Facebook To Boost Original News Reporting, Downgrade Clickbait Content
In a bid to improve the quality of news it displays to users and downgrade clickbait content, social media platform Facebook on Tuesday said it is going to “prioritize original reporting” and “stories with transparent authorship,” fulfilling a long pending demand of news publications.
Applying only to news content on user’s feed, the California-based company said, “these signals are based on user research and were built with feedback from news publishers and academic experts. They will only apply to news content.”
The world’s biggest social media company said that it’ll ‘prioritise’ original reporting as it’s a form of journalism that takes time and expertise. “Original reporting plays an important role in informing people around the world, from breaking a news story, to creating an in-depth investigative report, uncovering new facts and data, sharing critical updates in times of crisis, or broadcasting eyewitness reports. This important journalism takes time and expertise, and we want to ensure that it’s prioritized on Facebook.”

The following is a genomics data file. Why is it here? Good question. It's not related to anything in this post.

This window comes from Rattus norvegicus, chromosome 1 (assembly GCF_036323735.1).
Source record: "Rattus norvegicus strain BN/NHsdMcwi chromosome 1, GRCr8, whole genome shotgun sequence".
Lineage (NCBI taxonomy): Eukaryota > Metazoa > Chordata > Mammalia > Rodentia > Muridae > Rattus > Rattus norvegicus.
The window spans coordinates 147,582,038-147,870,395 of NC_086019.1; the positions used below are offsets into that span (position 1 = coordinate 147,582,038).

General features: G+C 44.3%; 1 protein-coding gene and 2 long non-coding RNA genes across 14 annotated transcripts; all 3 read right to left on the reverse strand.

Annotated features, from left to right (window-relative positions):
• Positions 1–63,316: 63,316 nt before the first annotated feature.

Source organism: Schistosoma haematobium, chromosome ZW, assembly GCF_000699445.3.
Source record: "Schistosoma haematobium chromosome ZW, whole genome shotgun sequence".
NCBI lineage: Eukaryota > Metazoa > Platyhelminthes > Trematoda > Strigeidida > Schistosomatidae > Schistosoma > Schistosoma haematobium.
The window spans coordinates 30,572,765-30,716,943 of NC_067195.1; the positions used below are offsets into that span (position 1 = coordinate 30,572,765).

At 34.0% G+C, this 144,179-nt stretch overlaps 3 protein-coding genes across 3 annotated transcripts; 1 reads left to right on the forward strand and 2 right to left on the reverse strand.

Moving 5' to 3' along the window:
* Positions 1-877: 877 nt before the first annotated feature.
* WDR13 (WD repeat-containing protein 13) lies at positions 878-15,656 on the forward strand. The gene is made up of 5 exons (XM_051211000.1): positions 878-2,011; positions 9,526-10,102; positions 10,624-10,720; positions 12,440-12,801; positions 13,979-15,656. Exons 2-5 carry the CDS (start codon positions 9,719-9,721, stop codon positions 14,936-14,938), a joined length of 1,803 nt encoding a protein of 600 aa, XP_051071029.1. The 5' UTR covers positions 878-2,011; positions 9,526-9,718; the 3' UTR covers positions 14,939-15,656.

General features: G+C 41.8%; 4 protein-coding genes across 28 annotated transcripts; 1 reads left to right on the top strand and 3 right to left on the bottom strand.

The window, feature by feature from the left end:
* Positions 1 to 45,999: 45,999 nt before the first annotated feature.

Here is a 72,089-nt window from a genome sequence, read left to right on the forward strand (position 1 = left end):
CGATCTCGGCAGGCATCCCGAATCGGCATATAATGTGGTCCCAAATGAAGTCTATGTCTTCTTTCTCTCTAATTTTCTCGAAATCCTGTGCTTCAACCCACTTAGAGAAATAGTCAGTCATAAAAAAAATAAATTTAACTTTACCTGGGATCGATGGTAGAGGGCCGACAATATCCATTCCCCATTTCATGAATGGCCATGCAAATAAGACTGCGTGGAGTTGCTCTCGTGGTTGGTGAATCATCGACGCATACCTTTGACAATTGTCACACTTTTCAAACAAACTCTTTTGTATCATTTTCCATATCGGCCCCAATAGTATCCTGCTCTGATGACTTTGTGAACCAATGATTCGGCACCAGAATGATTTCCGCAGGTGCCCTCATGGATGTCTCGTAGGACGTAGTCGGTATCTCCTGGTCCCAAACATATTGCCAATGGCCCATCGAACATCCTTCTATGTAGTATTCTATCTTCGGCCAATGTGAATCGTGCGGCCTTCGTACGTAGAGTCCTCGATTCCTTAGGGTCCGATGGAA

The company said it’ll prioritise articles in News Feed by “looking at groups of articles on a particular story topic and identifying the ones most often cited as the original source,” on a developing story or topic.
Initially, Facebook’s new algorithm change will start by identifying original reporting in English language news and will do the same for news in other languages in the future.
However, the company clarified that there won’t be any radical change in an average user’s News Feed but news publications will see an increase in their distribution though not much in their News Feed.
Facebook will also demote clickbait content and news articles without bylines. For editorial transparency, it has partnered with organizations like the Trust Project, SOS Support Public Broadcasting Coalition, Global Forum for Media Development, and Reporters Without Borders’ Journalism Trust Initiative, in addition to 20 other global media experts.